Ty Segall – Freedom's Goblin

Freedom's Goblin is a sprawling 19 track, 75 minute opus jam-packed with all manner of sonic exploration

Album Review by Lewis Wade | 23 Jan 2018
  • Ty Segall – Freedom's Goblin
Album title: Freedom's Goblin
Artist: Ty Segall
Label: Drag City
Release date: 26 Jan

Freedom's Goblin is the prolific garage-rocker's tenth album in ten years (at least, his tenth under the name 'Ty Segall'); it's a sprawling 19 track, 75 minute opus jam-packed with all manner of sonic exploration. Recording every whim and passing interest is nothing new to Segall, but instead of bundling them up and rationing them for the various projects that he'll no doubt be involved in over the course of the year, he's decided to release it all in one gargantuan musical vomit.

Fanny Dog, opening the album, is demonstrative of how far Segall has come from the subtle nuance of his early lo-fi days. It's a dramatic, triumphant affair, all swooping brass and cacophonous guitar... all to celebrate how great his dog is. It's charmingly irreverent and a perfect mission statement for an album that isn't overly concerned with the zeitgeist – just good time rawk'n'roll.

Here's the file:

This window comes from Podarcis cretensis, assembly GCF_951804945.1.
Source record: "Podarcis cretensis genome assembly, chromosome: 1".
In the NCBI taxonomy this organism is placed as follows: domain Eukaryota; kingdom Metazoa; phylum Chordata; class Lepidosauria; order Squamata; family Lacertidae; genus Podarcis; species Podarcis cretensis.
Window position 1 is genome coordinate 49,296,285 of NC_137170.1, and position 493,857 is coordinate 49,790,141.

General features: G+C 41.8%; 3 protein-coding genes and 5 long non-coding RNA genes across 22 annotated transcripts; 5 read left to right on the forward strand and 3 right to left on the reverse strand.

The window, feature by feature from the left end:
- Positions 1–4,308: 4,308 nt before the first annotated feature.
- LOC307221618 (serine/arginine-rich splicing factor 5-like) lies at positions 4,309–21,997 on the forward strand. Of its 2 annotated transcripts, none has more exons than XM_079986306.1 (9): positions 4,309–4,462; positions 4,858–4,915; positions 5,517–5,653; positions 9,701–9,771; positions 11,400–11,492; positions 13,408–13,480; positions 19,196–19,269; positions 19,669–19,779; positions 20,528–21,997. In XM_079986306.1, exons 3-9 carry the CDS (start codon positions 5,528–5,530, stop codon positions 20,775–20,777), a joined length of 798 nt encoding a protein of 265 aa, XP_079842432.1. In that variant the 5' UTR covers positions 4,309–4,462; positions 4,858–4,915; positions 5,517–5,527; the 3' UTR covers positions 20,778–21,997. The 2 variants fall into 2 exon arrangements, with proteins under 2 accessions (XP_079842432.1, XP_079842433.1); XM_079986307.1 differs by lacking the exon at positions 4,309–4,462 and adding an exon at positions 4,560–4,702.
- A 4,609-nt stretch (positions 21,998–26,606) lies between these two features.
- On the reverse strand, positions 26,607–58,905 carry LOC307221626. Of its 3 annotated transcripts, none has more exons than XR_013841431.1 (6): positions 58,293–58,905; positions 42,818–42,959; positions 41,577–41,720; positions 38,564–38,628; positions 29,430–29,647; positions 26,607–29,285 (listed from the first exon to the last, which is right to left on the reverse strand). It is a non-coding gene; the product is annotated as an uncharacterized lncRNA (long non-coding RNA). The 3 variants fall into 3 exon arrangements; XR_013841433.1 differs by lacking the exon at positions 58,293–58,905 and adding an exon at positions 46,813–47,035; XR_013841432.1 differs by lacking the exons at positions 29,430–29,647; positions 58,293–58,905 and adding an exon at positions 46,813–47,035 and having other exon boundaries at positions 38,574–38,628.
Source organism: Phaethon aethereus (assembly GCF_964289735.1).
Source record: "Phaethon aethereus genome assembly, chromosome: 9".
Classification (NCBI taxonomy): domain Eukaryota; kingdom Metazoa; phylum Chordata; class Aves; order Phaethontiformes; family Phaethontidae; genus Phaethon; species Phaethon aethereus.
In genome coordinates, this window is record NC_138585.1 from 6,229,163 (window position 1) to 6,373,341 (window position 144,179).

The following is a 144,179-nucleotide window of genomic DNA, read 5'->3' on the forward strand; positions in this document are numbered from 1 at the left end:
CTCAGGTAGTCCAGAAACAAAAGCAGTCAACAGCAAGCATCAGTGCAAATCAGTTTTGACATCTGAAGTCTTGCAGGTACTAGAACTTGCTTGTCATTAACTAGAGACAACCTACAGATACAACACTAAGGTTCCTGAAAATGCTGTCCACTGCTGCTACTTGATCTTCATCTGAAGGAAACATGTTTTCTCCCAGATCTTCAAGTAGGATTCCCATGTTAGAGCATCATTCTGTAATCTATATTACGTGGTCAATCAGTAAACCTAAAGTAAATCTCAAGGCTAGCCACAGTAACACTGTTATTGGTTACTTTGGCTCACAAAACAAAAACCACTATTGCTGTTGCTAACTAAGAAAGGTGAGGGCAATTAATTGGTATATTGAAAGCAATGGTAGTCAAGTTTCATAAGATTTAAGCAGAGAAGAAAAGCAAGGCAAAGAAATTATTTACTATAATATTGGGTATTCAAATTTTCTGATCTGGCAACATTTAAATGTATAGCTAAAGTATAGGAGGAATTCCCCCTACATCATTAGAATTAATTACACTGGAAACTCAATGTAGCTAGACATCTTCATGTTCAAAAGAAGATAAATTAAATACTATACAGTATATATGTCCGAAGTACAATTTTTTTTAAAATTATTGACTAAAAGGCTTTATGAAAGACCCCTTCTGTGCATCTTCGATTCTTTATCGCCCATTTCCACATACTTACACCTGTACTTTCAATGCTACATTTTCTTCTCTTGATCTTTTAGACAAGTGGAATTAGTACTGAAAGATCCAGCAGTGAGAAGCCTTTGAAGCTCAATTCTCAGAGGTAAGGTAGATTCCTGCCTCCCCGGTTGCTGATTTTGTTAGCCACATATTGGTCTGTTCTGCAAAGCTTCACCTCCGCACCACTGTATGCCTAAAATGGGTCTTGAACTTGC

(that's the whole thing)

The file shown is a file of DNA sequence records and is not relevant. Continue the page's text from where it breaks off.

Lengthy guitar solos are in no short supply (And Goodnight, She and Alta contain three of the best), but there's also acoustic respite from the noise (The Last Waltz, My Lady's on Fire), squalling brass (Talkin 3, The Main Pretender). There are a few experimental numbers, too; Meaning, Despoiler of Cadaver and a scuzzy cover of Hot Chocolate's Every 1's a Winner ensure there's plenty of diversity across the album. The most enjoyable cuts, however, are generally more gentle and straightforward, like the freewheeling jangle-indie of You Say All the Nice Things and I'm Free, and the concise and efficient 5 Ft.Tall.

It's a bold move to put out so much music in one go, but Freedom's Goblin is sure-footed enough to warrant to such a splurge. With Segall's workaholic tendencies he'll probably be on to his next musical endeavour in the near future so, for now, tune in, drop out, and enjoy the journey without worrying too much about the destination.

Listen to: You Say All the Nice Things, 5 Ft.Tall